The Image of Perfection

For those of you who don’t know me very well, you probably don’t know this about me. Hey, even if you do know me well, you might not know this. It’s hard for me to talk to anyone about my eating disorder (not clinically diagnosed) – mostly because I feel like a lot of people don’t understand. However, a lot of people have opened up on social media and in blogs and books about their story with restriction/binge eating, and I have learned so much from them. So it’s my hope that by sharing my journey as I overcome this eating disorder (or “disordered eating”), I can help you!

So why post this now? I spent five hours of today listening to a superb webinar hosted by Side Hustle Social Summit. Twenty social media influencers spoke, and one of the consistent messages was “be yourself. Be real, be honest, be open.” And I agree with them. In this world of technology, we can afford to make our lives look perfect. It’s not a problem to take one-hundred pictures and pick the best one to post. We can also adjust the lighting, choose our filters – there’s even a beautification mode on our phone cameras! We get to choose what we tell people about our lives – not that there’s anything wrong with that. However, we tend to post only the things that go right in our lives – we don’t talk about what we are struggling with, we don’t talk about our failures, and we don’t talk about the things we’ve had to overcome. It gives a picture of perfection – after all, no one wants to look bad.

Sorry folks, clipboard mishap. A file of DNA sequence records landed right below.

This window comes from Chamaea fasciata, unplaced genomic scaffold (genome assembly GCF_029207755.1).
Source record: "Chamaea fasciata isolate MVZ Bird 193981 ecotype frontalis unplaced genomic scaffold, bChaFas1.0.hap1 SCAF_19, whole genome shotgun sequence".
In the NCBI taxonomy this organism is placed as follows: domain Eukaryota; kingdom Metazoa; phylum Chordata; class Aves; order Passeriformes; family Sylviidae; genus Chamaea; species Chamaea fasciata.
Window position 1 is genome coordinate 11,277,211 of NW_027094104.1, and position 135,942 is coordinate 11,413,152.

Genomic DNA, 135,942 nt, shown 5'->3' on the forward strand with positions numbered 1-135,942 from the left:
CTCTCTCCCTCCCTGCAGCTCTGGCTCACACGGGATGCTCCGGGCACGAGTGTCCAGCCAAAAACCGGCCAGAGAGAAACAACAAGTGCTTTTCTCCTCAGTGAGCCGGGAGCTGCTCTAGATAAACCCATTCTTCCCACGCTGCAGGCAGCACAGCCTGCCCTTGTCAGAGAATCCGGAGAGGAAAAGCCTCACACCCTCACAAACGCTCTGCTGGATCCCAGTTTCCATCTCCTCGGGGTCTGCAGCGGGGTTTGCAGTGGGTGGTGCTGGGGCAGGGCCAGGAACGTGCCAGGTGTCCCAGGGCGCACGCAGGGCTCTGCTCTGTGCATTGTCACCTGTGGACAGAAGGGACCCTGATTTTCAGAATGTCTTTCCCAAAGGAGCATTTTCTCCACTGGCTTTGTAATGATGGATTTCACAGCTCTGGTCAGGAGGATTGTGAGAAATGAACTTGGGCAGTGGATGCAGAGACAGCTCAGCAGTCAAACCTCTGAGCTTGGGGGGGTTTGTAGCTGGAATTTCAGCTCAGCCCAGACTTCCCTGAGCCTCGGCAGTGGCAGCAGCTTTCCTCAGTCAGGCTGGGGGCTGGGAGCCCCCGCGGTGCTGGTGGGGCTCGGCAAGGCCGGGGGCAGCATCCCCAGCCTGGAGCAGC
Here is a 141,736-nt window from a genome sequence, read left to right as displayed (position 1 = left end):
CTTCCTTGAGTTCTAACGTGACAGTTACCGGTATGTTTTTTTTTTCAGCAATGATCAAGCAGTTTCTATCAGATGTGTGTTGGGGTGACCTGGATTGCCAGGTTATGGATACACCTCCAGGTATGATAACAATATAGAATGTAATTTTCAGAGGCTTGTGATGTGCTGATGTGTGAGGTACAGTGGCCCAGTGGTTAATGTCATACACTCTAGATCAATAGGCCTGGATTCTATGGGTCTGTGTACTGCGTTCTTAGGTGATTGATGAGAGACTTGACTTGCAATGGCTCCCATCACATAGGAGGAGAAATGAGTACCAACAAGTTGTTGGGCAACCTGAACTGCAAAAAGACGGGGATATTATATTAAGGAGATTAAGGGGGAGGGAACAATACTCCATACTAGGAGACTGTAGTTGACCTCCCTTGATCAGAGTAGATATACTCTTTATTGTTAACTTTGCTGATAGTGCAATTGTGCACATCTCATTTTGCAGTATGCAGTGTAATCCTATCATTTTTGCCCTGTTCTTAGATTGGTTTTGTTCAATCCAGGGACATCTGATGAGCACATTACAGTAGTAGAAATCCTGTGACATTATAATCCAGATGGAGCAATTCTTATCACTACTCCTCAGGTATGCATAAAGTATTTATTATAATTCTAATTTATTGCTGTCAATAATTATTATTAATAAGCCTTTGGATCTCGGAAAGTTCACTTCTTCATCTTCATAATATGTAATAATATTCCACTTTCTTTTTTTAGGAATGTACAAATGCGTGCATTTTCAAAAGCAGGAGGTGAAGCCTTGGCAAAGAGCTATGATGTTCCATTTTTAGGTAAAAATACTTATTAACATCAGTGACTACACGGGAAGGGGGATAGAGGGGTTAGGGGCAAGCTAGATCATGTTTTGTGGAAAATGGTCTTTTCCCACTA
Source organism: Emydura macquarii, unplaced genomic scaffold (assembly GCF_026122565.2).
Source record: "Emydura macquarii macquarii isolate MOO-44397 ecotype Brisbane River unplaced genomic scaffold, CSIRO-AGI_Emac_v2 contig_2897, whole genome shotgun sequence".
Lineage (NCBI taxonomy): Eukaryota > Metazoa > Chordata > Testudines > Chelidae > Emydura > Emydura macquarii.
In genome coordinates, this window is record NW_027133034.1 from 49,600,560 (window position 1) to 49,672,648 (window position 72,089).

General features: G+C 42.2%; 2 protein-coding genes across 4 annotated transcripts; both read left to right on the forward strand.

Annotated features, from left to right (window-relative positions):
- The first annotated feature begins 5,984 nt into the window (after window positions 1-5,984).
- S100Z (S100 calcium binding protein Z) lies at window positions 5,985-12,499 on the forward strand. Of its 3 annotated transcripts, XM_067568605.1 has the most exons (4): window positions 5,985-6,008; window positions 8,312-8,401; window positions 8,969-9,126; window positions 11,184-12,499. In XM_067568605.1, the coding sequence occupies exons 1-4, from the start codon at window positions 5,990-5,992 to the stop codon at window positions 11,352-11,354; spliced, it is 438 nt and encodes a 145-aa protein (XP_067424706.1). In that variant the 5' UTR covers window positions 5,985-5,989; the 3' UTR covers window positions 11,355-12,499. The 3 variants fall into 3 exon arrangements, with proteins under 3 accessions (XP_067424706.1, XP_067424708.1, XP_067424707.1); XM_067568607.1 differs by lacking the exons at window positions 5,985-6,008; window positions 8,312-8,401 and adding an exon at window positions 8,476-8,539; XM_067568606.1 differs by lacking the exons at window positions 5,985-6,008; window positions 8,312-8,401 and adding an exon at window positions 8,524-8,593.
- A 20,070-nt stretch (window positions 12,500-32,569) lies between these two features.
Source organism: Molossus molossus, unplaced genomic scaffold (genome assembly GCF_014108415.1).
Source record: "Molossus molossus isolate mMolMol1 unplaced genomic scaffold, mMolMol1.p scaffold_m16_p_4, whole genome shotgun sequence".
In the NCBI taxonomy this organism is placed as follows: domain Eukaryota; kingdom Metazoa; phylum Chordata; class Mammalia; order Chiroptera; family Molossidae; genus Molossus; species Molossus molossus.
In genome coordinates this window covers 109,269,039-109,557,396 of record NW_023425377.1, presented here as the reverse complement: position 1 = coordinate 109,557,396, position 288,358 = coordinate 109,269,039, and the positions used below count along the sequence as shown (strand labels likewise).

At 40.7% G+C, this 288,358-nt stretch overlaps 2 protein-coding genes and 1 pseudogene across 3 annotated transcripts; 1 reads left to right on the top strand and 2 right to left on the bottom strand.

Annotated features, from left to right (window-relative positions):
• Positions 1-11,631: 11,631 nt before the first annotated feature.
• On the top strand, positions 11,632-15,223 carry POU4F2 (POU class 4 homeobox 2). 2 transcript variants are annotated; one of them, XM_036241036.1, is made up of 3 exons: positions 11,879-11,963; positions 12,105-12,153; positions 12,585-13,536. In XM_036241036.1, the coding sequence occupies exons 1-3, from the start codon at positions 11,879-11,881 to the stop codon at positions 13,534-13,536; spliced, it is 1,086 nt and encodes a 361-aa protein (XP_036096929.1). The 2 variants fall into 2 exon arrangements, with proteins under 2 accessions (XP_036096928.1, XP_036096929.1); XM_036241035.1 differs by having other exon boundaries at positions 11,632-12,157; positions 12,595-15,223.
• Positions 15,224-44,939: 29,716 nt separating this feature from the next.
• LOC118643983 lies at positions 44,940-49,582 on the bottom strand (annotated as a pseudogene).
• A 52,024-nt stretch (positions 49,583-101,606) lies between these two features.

I’ve been guilty of this as well. I only post the recipes I make that are healthy. I don’t say anything about struggling with binge eating – the entire bag of granola or half bag of chocolate chips that I ate – while feeling out of control. I don’t talk about feeling depressed and hating myself for the times I mess up. I don’t talk about my struggle with perfectionism or social anxiety. I don’t say anything about the entire week of workouts I missed – I just post workouts on the days I did workout!

I’m not saying you should post EVERYTHING on social media – discretion is needed, and it is a personal choice how much or how little of your life you choose to share. But I am saying that if you’re going to post on social media, try to be real. And, starting with this blog post, I’m going to try to be more real.

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